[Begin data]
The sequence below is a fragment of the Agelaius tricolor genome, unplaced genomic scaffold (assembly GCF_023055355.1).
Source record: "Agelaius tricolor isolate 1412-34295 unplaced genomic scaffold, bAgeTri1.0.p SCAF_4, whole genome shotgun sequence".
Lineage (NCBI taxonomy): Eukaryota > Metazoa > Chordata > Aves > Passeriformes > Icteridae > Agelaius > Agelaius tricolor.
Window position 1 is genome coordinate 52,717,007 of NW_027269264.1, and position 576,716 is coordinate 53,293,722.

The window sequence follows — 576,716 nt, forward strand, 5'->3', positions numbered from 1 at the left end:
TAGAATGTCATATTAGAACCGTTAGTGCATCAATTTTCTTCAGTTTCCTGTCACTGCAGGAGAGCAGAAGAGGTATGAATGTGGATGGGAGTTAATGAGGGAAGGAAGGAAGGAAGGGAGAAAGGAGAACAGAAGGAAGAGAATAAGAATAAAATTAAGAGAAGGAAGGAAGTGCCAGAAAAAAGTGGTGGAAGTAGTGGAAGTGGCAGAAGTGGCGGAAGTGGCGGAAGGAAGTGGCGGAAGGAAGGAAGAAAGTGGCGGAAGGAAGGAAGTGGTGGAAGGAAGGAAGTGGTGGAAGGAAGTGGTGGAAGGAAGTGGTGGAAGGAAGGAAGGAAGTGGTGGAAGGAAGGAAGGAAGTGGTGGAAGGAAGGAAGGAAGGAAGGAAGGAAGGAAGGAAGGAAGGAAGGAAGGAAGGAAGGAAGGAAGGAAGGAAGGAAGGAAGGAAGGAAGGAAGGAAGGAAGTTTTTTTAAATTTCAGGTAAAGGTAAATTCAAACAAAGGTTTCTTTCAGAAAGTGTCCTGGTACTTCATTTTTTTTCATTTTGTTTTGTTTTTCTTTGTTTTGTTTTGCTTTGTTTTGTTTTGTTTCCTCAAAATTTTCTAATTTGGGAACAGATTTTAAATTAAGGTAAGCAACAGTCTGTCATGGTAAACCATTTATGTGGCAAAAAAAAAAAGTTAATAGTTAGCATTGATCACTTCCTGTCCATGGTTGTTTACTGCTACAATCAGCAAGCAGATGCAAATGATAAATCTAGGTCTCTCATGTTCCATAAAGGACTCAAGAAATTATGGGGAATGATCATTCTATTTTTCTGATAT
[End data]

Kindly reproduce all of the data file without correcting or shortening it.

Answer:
The sequence below is a fragment of the Agelaius tricolor genome, unplaced genomic scaffold (assembly GCF_023055355.1).
Source record: "Agelaius tricolor isolate 1412-34295 unplaced genomic scaffold, bAgeTri1.0.p SCAF_4, whole genome shotgun sequence".
Lineage (NCBI taxonomy): Eukaryota > Metazoa > Chordata > Aves > Passeriformes > Icteridae > Agelaius > Agelaius tricolor.
Window position 1 is genome coordinate 52,717,007 of NW_027269264.1, and position 576,716 is coordinate 53,293,722.

The window sequence follows — 576,716 nt, forward strand, 5'->3', positions numbered from 1 at the left end:
TAGAATGTCATATTAGAACCGTTAGTGCATCAATTTTCTTCAGTTTCCTGTCACTGCAGGAGAGCAGAAGAGGTATGAATGTGGATGGGAGTTAATGAGGGAAGGAAGGAAGGAAGGGAGAAAGGAGAACAGAAGGAAGAGAATAAGAATAAAATTAAGAGAAGGAAGGAAGTGCCAGAAAAAAGTGGTGGAAGTAGTGGAAGTGGCAGAAGTGGCGGAAGTGGCGGAAGGAAGTGGCGGAAGGAAGGAAGAAAGTGGCGGAAGGAAGGAAGTGGTGGAAGGAAGGAAGTGGTGGAAGGAAGTGGTGGAAGGAAGTGGTGGAAGGAAGGAAGGAAGTGGTGGAAGGAAGGAAGGAAGTGGTGGAAGGAAGGAAGGAAGGAAGGAAGGAAGGAAGGAAGGAAGGAAGGAAGGAAGGAAGGAAGGAAGGAAGGAAGGAAGGAAGGAAGGAAGGAAGGAAGGAAGTTTTTTTAAATTTCAGGTAAAGGTAAATTCAAACAAAGGTTTCTTTCAGAAAGTGTCCTGGTACTTCATTTTTTTTCATTTTGTTTTGTTTTTCTTTGTTTTGTTTTGCTTTGTTTTGTTTTGTTTCCTCAAAATTTTCTAATTTGGGAACAGATTTTAAATTAAGGTAAGCAACAGTCTGTCATGGTAAACCATTTATGTGGCAAAAAAAAAAAGTTAATAGTTAGCATTGATCACTTCCTGTCCATGGTTGTTTACTGCTACAATCAGCAAGCAGATGCAAATGATAAATCTAGGTCTCTCATGTTCCATAAAGGACTCAAGAAATTATGGGGAATGATCATTCTATTTTTCTGATAT